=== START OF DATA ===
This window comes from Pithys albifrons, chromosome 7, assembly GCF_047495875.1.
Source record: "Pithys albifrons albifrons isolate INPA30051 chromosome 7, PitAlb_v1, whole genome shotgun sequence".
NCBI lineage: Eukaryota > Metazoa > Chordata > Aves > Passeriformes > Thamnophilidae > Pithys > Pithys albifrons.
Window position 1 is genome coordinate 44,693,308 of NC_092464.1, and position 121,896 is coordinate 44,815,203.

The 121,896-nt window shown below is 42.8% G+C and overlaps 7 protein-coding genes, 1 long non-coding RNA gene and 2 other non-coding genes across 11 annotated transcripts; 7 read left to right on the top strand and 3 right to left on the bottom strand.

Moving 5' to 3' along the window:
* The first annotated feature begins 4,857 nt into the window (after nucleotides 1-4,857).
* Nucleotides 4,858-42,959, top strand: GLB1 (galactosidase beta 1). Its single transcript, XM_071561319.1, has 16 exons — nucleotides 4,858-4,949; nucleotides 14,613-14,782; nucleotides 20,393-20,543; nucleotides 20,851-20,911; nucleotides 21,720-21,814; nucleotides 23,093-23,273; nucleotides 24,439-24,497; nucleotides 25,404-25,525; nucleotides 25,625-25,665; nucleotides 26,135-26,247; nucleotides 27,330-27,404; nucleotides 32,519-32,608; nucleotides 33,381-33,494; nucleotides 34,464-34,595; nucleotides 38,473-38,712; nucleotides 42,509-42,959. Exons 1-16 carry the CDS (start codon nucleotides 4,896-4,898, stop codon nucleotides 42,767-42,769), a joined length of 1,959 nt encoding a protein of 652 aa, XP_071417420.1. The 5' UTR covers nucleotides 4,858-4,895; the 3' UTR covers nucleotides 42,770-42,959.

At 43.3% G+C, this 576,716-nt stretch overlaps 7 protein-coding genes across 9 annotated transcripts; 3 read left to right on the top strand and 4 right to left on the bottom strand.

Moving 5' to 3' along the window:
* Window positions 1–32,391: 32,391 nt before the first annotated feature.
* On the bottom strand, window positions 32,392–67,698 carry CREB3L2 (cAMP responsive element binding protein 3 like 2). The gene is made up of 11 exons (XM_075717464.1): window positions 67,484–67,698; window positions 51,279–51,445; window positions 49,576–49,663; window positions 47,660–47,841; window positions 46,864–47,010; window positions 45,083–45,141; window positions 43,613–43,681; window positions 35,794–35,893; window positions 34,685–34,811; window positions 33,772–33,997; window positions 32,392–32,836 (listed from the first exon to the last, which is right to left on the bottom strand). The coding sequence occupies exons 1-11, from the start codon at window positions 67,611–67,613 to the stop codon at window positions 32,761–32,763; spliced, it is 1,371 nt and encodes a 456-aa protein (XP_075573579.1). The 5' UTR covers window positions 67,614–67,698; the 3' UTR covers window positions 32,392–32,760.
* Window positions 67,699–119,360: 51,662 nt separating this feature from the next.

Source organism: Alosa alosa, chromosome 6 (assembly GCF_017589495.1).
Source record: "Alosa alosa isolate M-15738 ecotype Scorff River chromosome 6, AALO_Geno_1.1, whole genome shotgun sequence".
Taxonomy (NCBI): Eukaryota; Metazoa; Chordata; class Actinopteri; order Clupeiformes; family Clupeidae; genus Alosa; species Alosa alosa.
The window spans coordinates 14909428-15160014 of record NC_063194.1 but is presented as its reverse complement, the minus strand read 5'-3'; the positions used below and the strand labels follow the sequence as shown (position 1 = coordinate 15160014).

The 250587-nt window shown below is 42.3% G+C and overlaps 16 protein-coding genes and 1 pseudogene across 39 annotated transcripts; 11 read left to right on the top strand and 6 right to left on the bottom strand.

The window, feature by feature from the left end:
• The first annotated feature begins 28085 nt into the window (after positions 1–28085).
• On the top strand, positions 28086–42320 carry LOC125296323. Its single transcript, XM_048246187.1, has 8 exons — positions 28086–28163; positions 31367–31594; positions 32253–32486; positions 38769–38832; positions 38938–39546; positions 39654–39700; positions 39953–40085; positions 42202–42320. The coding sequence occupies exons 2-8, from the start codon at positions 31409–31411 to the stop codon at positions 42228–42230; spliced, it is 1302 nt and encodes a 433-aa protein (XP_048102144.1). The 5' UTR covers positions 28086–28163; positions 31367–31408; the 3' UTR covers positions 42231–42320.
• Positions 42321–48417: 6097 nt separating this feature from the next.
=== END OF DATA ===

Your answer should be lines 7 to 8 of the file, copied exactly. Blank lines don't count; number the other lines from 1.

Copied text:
* The first annotated feature begins 4,857 nt into the window (after nucleotides 1-4,857).
* Nucleotides 4,858-42,959, top strand: GLB1 (galactosidase beta 1). Its single transcript, XM_071561319.1, has 16 exons — nucleotides 4,858-4,949; nucleotides 14,613-14,782; nucleotides 20,393-20,543; nucleotides 20,851-20,911; nucleotides 21,720-21,814; nucleotides 23,093-23,273; nucleotides 24,439-24,497; nucleotides 25,404-25,525; nucleotides 25,625-25,665; nucleotides 26,135-26,247; nucleotides 27,330-27,404; nucleotides 32,519-32,608; nucleotides 33,381-33,494; nucleotides 34,464-34,595; nucleotides 38,473-38,712; nucleotides 42,509-42,959. Exons 1-16 carry the CDS (start codon nucleotides 4,896-4,898, stop codon nucleotides 42,767-42,769), a joined length of 1,959 nt encoding a protein of 652 aa, XP_071417420.1. The 5' UTR covers nucleotides 4,858-4,895; the 3' UTR covers nucleotides 42,770-42,959.